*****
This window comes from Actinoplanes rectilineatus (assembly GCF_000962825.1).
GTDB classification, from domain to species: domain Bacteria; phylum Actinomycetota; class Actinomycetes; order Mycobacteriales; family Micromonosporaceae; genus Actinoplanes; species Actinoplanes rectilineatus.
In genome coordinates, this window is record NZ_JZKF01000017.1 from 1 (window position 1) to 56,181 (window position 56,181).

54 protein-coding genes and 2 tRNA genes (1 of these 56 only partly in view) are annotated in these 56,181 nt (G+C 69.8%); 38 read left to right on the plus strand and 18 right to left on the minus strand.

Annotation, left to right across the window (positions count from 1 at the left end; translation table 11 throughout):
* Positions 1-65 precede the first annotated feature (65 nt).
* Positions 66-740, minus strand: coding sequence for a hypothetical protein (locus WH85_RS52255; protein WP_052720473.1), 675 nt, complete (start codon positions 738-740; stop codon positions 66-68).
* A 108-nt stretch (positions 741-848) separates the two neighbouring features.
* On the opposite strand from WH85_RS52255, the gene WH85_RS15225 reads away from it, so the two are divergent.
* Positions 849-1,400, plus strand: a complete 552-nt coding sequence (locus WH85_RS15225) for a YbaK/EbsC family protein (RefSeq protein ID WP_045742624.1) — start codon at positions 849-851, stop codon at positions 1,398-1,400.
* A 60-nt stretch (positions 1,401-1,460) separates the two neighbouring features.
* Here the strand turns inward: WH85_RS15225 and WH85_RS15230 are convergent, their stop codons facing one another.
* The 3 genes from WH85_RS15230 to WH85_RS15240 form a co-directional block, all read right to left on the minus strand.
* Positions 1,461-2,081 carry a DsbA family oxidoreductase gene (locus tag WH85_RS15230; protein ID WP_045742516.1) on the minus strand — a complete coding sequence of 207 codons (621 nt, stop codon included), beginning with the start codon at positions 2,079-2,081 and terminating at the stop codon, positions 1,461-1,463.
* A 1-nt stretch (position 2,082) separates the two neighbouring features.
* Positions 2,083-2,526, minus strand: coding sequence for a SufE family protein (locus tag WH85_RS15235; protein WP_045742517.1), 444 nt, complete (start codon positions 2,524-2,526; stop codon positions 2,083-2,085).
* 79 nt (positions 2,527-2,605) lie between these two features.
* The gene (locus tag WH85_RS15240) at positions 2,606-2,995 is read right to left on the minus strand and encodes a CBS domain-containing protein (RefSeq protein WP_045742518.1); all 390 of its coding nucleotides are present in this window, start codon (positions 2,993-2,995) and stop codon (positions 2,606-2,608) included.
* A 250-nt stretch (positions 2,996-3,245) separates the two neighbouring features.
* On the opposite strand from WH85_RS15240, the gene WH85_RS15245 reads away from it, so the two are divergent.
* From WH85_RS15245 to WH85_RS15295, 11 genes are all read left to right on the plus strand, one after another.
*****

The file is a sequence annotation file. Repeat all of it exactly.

This window comes from Actinoplanes rectilineatus (assembly GCF_000962825.1).
GTDB classification, from domain to species: domain Bacteria; phylum Actinomycetota; class Actinomycetes; order Mycobacteriales; family Micromonosporaceae; genus Actinoplanes; species Actinoplanes rectilineatus.
In genome coordinates, this window is record NZ_JZKF01000017.1 from 1 (window position 1) to 56,181 (window position 56,181).

54 protein-coding genes and 2 tRNA genes (1 of these 56 only partly in view) are annotated in these 56,181 nt (G+C 69.8%); 38 read left to right on the plus strand and 18 right to left on the minus strand.

Annotation, left to right across the window (positions count from 1 at the left end; translation table 11 throughout):
* Positions 1-65 precede the first annotated feature (65 nt).
* Positions 66-740, minus strand: coding sequence for a hypothetical protein (locus WH85_RS52255; protein WP_052720473.1), 675 nt, complete (start codon positions 738-740; stop codon positions 66-68).
* A 108-nt stretch (positions 741-848) separates the two neighbouring features.
* On the opposite strand from WH85_RS52255, the gene WH85_RS15225 reads away from it, so the two are divergent.
* Positions 849-1,400, plus strand: a complete 552-nt coding sequence (locus WH85_RS15225) for a YbaK/EbsC family protein (RefSeq protein ID WP_045742624.1) — start codon at positions 849-851, stop codon at positions 1,398-1,400.
* A 60-nt stretch (positions 1,401-1,460) separates the two neighbouring features.
* Here the strand turns inward: WH85_RS15225 and WH85_RS15230 are convergent, their stop codons facing one another.
* The 3 genes from WH85_RS15230 to WH85_RS15240 form a co-directional block, all read right to left on the minus strand.
* Positions 1,461-2,081 carry a DsbA family oxidoreductase gene (locus tag WH85_RS15230; protein ID WP_045742516.1) on the minus strand — a complete coding sequence of 207 codons (621 nt, stop codon included), beginning with the start codon at positions 2,079-2,081 and terminating at the stop codon, positions 1,461-1,463.
* A 1-nt stretch (position 2,082) separates the two neighbouring features.
* Positions 2,083-2,526, minus strand: coding sequence for a SufE family protein (locus tag WH85_RS15235; protein WP_045742517.1), 444 nt, complete (start codon positions 2,524-2,526; stop codon positions 2,083-2,085).
* 79 nt (positions 2,527-2,605) lie between these two features.
* The gene (locus tag WH85_RS15240) at positions 2,606-2,995 is read right to left on the minus strand and encodes a CBS domain-containing protein (RefSeq protein WP_045742518.1); all 390 of its coding nucleotides are present in this window, start codon (positions 2,993-2,995) and stop codon (positions 2,606-2,608) included.
* A 250-nt stretch (positions 2,996-3,245) separates the two neighbouring features.
* On the opposite strand from WH85_RS15240, the gene WH85_RS15245 reads away from it, so the two are divergent.
* From WH85_RS15245 to WH85_RS15295, 11 genes are all read left to right on the plus strand, one after another.